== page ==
Auto Suppliers Increase Layoffs Due to UAW Strike

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A national survey showed 39% of responding vehicle suppliers have laid off some employees, and more will be forced to if the strike continues through October.

The most recent survey from a parts suppliers trade association revealed the impact on the vehicle supply base from the ongoing strike between the UAW and Detroit’s Big Three manufacturers.

MEMA Original Equipment Suppliers said in a news release vehicle suppliers employ more than 900,000 workers---more than six times the 146,000 workers represented by the UAW at Ford, GM and Stellantis. Additionally, suppliers contribute 2.5% of the U.S. GDP and operate in all 50 states.

The survey, collected from 54 respondents between Oct. 9-11, revealed:

  • Layoffs have increased by nearly 10% week-over-week with 39% of surveyed vehicle suppliers now having laid off a portion of their direct labor employees.
  • Of the suppliers who have not begun layoffs, half indicated they will begin laying off direct employees the week of Oct. 30.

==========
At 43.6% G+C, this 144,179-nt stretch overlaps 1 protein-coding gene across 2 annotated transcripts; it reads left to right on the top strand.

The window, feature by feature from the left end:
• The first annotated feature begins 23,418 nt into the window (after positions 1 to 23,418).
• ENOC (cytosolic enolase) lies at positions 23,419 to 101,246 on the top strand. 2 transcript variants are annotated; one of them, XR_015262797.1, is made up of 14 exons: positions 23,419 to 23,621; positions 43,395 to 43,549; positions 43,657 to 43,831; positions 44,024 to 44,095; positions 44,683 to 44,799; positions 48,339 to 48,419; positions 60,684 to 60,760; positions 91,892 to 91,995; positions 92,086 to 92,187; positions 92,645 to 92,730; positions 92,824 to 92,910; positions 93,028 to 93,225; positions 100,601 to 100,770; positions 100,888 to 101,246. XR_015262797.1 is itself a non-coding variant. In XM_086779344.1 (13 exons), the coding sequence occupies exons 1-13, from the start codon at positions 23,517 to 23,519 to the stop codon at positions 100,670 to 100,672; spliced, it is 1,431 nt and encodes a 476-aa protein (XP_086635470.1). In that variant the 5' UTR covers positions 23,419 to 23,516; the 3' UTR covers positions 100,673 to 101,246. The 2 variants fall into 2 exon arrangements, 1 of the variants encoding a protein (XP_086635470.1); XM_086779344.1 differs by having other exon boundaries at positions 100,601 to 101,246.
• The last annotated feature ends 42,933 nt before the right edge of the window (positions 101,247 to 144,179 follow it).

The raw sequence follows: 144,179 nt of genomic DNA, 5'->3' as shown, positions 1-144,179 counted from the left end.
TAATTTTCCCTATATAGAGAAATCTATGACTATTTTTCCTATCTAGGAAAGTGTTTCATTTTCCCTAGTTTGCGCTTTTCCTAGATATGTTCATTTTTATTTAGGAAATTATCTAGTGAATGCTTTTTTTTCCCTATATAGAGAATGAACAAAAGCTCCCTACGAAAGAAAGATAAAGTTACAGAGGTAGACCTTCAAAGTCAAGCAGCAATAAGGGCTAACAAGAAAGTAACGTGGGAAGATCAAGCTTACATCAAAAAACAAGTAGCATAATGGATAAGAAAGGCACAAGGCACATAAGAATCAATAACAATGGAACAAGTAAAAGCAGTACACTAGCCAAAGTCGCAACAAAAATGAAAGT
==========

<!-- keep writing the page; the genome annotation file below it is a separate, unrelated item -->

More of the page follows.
• More than 30% of suppliers surveyed indicated they will need more than one week and up to over three weeks to ramp-up idled production; the greatest challenges to restarting operations are returning labor and material availability.
  • Nearly 80% of suppliers are concerned about the financial viability of their sub-suppliers, while 30% of these suppliers express some concern regarding their internal financial viability.

MEMA continues to assert the importance of federal action to support the essential U.S. supplier base and to work with the White House to develop a plan to provide financial assistance for smaller suppliers. The output of these suppliers, often Tier 2 or lower, is critical to the ongoing viability of the entire supply chain.

MEMA recommended the federal government immediately initiate:

  • A scalable low-cost loan/grant program to ensure suppliers have enough capital on hand to sustain their business during this crisis.
  • Establish an emergency training program enabling suppliers to retain their workforce during the strike and equipping them with new skills needed for future transformative manufacturing.
  • Reduce the minimum project amount of the domestic manufacturing conversion grant program (IRA) from $50 million to $10 million to be more inclusive of the entire vehicle supply chain.

MEMA Original Equipment Suppliers will continue to survey vehicle suppliers each week and share critical information from the results.

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